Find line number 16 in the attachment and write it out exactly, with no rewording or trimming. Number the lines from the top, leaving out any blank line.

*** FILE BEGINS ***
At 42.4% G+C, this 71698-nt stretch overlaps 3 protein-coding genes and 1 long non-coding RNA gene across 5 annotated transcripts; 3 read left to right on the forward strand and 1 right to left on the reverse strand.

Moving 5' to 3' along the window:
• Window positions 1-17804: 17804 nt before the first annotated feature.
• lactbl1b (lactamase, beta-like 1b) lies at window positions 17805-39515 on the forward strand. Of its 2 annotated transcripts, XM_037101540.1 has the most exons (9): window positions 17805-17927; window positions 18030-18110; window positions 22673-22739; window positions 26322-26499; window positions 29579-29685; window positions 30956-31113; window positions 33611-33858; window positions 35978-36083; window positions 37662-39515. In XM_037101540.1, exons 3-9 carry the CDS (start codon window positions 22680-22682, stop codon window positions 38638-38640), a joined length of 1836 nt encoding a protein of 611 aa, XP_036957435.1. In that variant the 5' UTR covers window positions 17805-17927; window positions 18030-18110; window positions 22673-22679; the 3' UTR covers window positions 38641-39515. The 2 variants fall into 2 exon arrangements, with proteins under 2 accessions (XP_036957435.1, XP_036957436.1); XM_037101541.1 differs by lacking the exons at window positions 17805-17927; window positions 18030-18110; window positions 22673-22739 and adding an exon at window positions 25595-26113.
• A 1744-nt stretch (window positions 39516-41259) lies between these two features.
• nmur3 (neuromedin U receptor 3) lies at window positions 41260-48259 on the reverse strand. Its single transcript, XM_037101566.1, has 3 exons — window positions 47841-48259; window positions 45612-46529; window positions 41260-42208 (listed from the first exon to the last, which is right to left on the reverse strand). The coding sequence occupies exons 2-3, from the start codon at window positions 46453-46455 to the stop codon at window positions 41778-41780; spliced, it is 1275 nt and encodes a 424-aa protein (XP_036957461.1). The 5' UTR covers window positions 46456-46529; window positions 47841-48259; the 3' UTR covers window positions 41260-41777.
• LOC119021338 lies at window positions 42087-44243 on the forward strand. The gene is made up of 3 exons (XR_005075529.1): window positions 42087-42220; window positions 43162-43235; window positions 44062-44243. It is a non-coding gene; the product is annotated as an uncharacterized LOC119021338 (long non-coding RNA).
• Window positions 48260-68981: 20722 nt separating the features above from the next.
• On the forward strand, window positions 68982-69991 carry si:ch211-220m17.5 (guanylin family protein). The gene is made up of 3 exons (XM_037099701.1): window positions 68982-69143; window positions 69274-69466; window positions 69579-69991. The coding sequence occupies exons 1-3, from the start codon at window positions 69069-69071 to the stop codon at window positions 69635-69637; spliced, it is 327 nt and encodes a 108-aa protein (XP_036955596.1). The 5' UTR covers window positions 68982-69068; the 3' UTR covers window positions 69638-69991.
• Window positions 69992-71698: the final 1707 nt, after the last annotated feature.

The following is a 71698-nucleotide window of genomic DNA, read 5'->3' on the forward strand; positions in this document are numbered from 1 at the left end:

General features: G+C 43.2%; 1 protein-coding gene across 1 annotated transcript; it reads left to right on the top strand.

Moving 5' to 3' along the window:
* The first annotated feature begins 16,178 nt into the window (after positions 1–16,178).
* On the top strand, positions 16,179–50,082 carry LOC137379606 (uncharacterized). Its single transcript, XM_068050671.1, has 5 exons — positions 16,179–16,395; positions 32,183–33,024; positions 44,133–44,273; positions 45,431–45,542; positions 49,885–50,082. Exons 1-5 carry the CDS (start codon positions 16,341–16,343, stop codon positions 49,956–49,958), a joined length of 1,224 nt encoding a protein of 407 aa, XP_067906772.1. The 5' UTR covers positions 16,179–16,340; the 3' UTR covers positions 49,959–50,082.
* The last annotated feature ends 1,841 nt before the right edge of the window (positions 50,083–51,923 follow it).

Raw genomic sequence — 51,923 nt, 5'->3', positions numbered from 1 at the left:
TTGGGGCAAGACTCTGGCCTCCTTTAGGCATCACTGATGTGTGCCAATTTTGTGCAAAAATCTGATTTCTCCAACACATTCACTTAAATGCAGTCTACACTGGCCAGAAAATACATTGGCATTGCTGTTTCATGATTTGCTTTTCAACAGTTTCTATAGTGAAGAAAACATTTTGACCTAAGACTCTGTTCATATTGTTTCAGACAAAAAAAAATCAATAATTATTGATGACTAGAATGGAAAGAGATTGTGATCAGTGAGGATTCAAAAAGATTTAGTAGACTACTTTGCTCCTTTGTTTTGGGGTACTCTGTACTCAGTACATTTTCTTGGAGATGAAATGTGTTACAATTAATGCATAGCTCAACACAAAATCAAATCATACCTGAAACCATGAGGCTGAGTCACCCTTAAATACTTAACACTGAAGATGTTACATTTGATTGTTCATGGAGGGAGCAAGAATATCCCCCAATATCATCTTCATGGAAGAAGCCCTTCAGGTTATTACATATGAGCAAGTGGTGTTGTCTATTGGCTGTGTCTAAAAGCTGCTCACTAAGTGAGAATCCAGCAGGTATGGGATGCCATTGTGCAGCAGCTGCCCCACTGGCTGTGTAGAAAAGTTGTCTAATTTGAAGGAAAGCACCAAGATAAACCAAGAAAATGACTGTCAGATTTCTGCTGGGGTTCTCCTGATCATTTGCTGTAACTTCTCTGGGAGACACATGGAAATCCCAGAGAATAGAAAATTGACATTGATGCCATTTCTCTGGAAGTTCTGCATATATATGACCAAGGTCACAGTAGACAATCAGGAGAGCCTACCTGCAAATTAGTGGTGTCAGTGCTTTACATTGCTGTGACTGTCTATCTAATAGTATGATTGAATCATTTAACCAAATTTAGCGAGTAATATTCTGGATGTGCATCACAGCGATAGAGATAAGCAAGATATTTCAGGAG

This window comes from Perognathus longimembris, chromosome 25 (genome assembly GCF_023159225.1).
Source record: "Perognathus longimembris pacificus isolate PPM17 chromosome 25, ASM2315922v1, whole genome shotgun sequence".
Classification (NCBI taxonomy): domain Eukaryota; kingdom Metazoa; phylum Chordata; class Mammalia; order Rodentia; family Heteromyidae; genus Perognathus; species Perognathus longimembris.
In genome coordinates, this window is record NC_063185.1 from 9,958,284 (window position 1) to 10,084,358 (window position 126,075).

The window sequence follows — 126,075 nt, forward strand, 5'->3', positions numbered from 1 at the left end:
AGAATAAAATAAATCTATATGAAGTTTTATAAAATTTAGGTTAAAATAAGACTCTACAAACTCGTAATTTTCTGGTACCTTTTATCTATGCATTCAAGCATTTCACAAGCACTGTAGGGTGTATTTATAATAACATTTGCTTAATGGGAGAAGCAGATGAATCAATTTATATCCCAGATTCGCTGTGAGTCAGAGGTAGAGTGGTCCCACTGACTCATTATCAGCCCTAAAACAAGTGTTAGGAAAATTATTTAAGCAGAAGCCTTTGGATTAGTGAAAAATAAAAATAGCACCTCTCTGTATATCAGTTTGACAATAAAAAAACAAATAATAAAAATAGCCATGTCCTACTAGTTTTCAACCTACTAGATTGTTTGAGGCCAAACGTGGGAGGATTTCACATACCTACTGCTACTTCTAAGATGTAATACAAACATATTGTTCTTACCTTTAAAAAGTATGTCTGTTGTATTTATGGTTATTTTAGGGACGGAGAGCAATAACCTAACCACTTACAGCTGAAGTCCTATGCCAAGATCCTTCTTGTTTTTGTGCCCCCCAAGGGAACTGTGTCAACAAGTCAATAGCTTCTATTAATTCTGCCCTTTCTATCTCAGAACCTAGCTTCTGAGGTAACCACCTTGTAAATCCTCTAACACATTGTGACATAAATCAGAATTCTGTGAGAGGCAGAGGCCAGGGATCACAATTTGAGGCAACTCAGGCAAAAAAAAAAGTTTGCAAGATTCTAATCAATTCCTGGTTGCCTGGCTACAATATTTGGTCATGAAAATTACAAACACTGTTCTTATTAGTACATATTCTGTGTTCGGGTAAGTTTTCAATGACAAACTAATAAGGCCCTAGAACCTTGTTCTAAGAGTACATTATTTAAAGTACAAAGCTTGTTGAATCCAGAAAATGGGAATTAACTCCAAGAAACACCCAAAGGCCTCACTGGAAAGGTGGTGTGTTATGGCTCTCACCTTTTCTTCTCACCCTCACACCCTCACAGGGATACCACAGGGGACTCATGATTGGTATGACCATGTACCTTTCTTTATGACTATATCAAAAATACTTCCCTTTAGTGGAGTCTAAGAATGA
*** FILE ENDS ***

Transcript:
* The last annotated feature ends 1,841 nt before the right edge of the window (positions 50,083–51,923 follow it).